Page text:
Weasel –Mustela nivalis


The weasel is the smallest member of the Mustelid family and Britain’s smallest carnivore. It is smaller than the stoat and has no black tip to its tail, although it does have small white patches under its chin and throat. It is widespread and common on mainland Britain but absent from Ireland. Like the stoat it is still persecuted by gamekeepers.

The weasel may travel up to 2.5 km on a hunting expedition. It climbs well and will often raid birds nests, taking the eggs and young. When ratting, its courage is even greater than the stoat’s. Female weasels are considerably smaller than males, but both are small enough to pursue rats, mice and even field voles in their own tunnels.

It is common in most habitats and frenetically active both day and night as it must consume a quarter to a third of its body weight every day to survive.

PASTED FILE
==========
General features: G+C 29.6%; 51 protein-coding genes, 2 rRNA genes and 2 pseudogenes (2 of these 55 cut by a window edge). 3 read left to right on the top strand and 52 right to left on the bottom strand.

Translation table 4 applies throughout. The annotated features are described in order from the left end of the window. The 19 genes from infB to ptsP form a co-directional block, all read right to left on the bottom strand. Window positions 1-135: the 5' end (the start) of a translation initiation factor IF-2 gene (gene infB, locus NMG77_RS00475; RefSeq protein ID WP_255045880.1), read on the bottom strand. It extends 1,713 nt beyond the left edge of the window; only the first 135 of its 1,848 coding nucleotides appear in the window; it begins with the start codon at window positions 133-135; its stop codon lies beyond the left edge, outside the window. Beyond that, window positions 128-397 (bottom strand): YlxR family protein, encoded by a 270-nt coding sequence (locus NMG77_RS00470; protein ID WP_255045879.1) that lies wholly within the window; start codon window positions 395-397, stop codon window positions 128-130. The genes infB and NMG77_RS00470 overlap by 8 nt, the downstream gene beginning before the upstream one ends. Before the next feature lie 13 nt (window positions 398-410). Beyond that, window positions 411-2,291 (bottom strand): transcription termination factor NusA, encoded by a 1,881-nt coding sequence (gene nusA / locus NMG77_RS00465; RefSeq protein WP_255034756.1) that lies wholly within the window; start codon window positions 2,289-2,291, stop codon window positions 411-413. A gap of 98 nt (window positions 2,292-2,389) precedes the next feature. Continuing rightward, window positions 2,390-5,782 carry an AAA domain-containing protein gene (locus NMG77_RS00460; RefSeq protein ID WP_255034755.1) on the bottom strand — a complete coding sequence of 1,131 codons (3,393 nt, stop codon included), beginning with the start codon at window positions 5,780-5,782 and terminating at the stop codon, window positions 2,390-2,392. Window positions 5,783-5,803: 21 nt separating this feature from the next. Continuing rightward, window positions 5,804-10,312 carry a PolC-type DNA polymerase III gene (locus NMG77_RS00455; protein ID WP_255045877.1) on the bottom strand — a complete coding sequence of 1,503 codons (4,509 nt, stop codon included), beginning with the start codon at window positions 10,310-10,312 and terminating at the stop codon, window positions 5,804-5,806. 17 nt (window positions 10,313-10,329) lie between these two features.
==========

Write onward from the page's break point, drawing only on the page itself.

Origin: Native.
Size: Males 20 – 22 cm, plus short tail 6.5 cm. Females 15 – 18 cm, plus short tail 4.5 cm.
Description: Body and neck cylindrical and long, legs short. Brown on the back, white under-parts. Smaller than the stoat.
Habitat: Where there is suitable food they occur in a wide range of habitats from lowland forests to upland moors and even towns.
Young: Breed April – August, 1-2 litters a year, 4 – 6 young. The young of the first litter grow very fast and are able to kill at 8 weeks. They often accompany their mother on hunting expeditions. Unlike stoats, weasels have no delayed implantation.
Nest: Nest is made of grass and leaves, usually in holes in a wall, or tree stumps.
Diet: Mice and voles make up 60% – 80% of their diet, but also eat rats, frogs, birds and small rabbits.
Population: Pre-breeding season estimated to be 450,000 adults.